Job cuts in the municipal school system of São Paulo have been occurring under successive administrations, including that of Fernando Haddad of the Workers Party (PT), who was the PT candidate in the 2018 presidential elections.
Geraldo, a Sociology teacher in a public state school in Amazonas, warned about a potential new upsurge in infections resulting from a return of classes. “The Department [of Education] will leave us to fend for ourselves and there will be no following of safety protocols ... One person can transmit to another five or ten. I read that, at the same time as kids have a lower probability of contagion, they are less symptomatic. And how are people going to interact in schools without human contact? And by that I don’t mean touching other people—they are going to touch things; they are going to walk to different places.”
Pedro, a primary school History teacher also working in the Amazonian public school system, described the “safety protocols” being planned for the return to schools. “One hundred percent of the students would come back under a hybrid, rotation scheme. They claim that there will be testing for teachers, but only once, when they get back to school. This testing is not being planned for students, who will, at most, have their temperatures measured.”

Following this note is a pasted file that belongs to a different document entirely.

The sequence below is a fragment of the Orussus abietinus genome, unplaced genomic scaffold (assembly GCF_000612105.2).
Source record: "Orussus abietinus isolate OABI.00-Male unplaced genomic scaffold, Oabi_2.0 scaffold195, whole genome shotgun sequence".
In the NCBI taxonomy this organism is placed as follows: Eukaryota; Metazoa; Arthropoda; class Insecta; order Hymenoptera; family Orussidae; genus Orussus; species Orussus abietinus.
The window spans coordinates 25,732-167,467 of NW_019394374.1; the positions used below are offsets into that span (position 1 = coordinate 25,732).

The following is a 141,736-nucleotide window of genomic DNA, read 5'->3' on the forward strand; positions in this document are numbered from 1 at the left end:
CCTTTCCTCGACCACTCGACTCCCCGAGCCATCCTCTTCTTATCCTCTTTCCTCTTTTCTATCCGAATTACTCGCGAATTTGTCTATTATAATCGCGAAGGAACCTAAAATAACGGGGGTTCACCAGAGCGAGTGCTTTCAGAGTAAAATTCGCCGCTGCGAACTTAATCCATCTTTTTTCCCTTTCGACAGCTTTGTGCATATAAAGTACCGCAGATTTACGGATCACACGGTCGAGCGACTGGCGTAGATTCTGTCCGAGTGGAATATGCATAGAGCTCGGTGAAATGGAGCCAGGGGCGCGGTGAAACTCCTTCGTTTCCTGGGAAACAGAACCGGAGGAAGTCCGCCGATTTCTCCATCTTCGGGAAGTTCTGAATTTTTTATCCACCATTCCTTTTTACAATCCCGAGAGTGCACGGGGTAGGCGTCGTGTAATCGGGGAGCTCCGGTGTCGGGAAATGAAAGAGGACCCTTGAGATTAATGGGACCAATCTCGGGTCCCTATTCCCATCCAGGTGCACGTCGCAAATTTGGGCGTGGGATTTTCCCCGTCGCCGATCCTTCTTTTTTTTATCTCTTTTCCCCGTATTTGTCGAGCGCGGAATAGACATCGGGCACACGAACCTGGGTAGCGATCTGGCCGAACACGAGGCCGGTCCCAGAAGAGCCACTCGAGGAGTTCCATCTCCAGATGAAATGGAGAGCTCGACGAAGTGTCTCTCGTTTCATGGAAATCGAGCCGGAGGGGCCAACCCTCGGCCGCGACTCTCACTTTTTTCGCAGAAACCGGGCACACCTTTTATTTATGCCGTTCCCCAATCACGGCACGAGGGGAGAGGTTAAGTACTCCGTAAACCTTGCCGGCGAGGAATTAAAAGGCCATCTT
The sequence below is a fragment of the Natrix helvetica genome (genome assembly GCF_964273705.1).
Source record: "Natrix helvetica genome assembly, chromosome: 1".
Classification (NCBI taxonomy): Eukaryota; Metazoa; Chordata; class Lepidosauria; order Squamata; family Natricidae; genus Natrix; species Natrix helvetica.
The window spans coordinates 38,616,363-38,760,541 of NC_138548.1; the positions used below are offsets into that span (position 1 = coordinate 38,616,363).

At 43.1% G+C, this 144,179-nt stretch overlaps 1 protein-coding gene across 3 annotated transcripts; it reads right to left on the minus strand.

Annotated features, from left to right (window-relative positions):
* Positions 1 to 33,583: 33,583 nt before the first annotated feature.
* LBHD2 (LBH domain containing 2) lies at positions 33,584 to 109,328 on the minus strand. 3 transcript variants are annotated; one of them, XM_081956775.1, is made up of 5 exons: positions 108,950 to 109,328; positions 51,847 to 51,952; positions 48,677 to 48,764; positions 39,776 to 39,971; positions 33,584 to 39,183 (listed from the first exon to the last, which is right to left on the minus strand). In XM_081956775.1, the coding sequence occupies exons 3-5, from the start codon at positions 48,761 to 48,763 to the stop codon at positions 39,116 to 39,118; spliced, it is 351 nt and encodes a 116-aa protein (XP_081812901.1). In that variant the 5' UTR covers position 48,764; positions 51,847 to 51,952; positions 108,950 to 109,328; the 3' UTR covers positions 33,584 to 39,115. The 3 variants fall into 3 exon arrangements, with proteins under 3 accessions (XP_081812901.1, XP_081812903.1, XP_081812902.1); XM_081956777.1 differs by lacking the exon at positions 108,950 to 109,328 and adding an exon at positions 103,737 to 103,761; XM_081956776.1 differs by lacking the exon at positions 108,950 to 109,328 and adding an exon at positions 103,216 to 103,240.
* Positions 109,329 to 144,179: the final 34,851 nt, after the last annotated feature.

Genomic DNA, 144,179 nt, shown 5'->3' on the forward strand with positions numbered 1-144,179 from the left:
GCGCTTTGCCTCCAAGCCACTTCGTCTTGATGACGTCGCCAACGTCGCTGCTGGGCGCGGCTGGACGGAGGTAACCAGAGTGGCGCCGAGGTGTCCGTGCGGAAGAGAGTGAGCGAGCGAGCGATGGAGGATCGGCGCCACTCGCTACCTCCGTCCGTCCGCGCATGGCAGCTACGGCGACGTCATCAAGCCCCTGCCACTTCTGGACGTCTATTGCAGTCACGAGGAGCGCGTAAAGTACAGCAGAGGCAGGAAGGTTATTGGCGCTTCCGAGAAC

Pointing out the herd immunity policies being de facto implemented by governments throughout the world, Geraldo warned: “The professionals are being prepared to return as guinea pigs, with all of the existing surveys about chronic diseases among teachers.”
There is an understanding among educators that the back-to-school campaign is based on financial interests. Igor, a private school teacher in São Paulo, stated that “The immediate return certainly cannot solve even the teaching issues for students. The interests are economic ones.”
He also exposed the movement in private schools to decrease teachers’ wages. “From one side, there are demands from parents, who want to pay less for not getting the same services. From the other, there is pressure from the companies, which indeed can suffer from decreases in enrollment and default, but which may use the moment to worsen labor relations. A sign of that is that a big company in education where I work reduced wages by 25 percent for three months, but considers that it can be a good moment to make new company acquisitions.”
Expressing the educators’ distrust of the ability of a return to school to solve the educational issues existing in distance learning, Francisca denounced the new issues that would arise. She highlighted the utter lack of preparation and indifference towards the education of small children.